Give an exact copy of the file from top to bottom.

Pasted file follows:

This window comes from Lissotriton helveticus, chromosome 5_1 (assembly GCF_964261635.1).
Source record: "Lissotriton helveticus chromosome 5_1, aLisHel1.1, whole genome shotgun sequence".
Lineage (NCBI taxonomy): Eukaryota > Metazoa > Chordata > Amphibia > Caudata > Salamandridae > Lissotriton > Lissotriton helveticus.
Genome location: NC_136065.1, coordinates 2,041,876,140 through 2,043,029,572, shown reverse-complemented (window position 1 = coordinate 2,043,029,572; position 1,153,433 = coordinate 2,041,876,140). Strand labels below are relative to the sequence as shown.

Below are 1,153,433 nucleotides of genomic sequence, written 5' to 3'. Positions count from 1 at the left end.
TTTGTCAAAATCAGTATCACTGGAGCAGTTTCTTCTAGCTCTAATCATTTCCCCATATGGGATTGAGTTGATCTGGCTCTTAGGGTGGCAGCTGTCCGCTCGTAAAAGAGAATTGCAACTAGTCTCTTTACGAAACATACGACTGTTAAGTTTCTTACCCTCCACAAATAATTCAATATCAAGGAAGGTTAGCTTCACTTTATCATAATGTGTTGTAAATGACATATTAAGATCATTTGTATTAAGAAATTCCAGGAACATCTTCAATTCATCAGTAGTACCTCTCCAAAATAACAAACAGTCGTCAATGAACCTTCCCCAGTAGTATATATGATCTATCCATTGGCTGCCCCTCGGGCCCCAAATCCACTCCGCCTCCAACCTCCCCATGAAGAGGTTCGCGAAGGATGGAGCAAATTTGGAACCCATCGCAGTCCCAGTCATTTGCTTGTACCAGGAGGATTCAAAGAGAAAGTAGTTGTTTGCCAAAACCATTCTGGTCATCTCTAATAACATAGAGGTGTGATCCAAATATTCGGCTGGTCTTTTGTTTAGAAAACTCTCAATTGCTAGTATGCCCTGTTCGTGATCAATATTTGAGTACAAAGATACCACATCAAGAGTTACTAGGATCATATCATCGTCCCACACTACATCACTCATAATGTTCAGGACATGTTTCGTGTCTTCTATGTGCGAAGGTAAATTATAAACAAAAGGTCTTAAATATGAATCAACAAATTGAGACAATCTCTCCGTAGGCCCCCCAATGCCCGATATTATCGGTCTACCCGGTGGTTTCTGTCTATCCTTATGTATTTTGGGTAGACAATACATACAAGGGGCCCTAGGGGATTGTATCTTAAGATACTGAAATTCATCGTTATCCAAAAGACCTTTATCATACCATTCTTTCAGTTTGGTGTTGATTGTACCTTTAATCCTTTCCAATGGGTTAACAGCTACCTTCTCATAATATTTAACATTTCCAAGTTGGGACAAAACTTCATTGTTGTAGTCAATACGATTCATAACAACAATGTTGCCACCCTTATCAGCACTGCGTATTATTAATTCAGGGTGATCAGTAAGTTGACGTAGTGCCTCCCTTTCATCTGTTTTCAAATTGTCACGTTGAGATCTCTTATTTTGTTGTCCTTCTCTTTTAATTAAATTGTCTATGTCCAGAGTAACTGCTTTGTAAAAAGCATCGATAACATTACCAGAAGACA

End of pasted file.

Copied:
This window comes from Lissotriton helveticus, chromosome 5_1 (assembly GCF_964261635.1).
Source record: "Lissotriton helveticus chromosome 5_1, aLisHel1.1, whole genome shotgun sequence".
Lineage (NCBI taxonomy): Eukaryota > Metazoa > Chordata > Amphibia > Caudata > Salamandridae > Lissotriton > Lissotriton helveticus.
Genome location: NC_136065.1, coordinates 2,041,876,140 through 2,043,029,572, shown reverse-complemented (window position 1 = coordinate 2,043,029,572; position 1,153,433 = coordinate 2,041,876,140). Strand labels below are relative to the sequence as shown.

Below are 1,153,433 nucleotides of genomic sequence, written 5' to 3'. Positions count from 1 at the left end.
TTTGTCAAAATCAGTATCACTGGAGCAGTTTCTTCTAGCTCTAATCATTTCCCCATATGGGATTGAGTTGATCTGGCTCTTAGGGTGGCAGCTGTCCGCTCGTAAAAGAGAATTGCAACTAGTCTCTTTACGAAACATACGACTGTTAAGTTTCTTACCCTCCACAAATAATTCAATATCAAGGAAGGTTAGCTTCACTTTATCATAATGTGTTGTAAATGACATATTAAGATCATTTGTATTAAGAAATTCCAGGAACATCTTCAATTCATCAGTAGTACCTCTCCAAAATAACAAACAGTCGTCAATGAACCTTCCCCAGTAGTATATATGATCTATCCATTGGCTGCCCCTCGGGCCCCAAATCCACTCCGCCTCCAACCTCCCCATGAAGAGGTTCGCGAAGGATGGAGCAAATTTGGAACCCATCGCAGTCCCAGTCATTTGCTTGTACCAGGAGGATTCAAAGAGAAAGTAGTTGTTTGCCAAAACCATTCTGGTCATCTCTAATAACATAGAGGTGTGATCCAAATATTCGGCTGGTCTTTTGTTTAGAAAACTCTCAATTGCTAGTATGCCCTGTTCGTGATCAATATTTGAGTACAAAGATACCACATCAAGAGTTACTAGGATCATATCATCGTCCCACACTACATCACTCATAATGTTCAGGACATGTTTCGTGTCTTCTATGTGCGAAGGTAAATTATAAACAAAAGGTCTTAAATATGAATCAACAAATTGAGACAATCTCTCCGTAGGCCCCCCAATGCCCGATATTATCGGTCTACCCGGTGGTTTCTGTCTATCCTTATGTATTTTGGGTAGACAATACATACAAGGGGCCCTAGGGGATTGTATCTTAAGATACTGAAATTCATCGTTATCCAAAAGACCTTTATCATACCATTCTTTCAGTTTGGTGTTGATTGTACCTTTAATCCTTTCCAATGGGTTAACAGCTACCTTCTCATAATATTTAACATTTCCAAGTTGGGACAAAACTTCATTGTTGTAGTCAATACGATTCATAACAACAATGTTGCCACCCTTATCAGCACTGCGTATTATTAATTCAGGGTGATCAGTAAGTTGACGTAGTGCCTCCCTTTCATCTGTTTTCAAATTGTCACGTTGAGATCTCTTATTTTGTTGTCCTTCTCTTTTAATTAAATTGTCTATGTCCAGAGTAACTGCTTTGTAAAAAGCATCGATAACATTACCAGAAGACA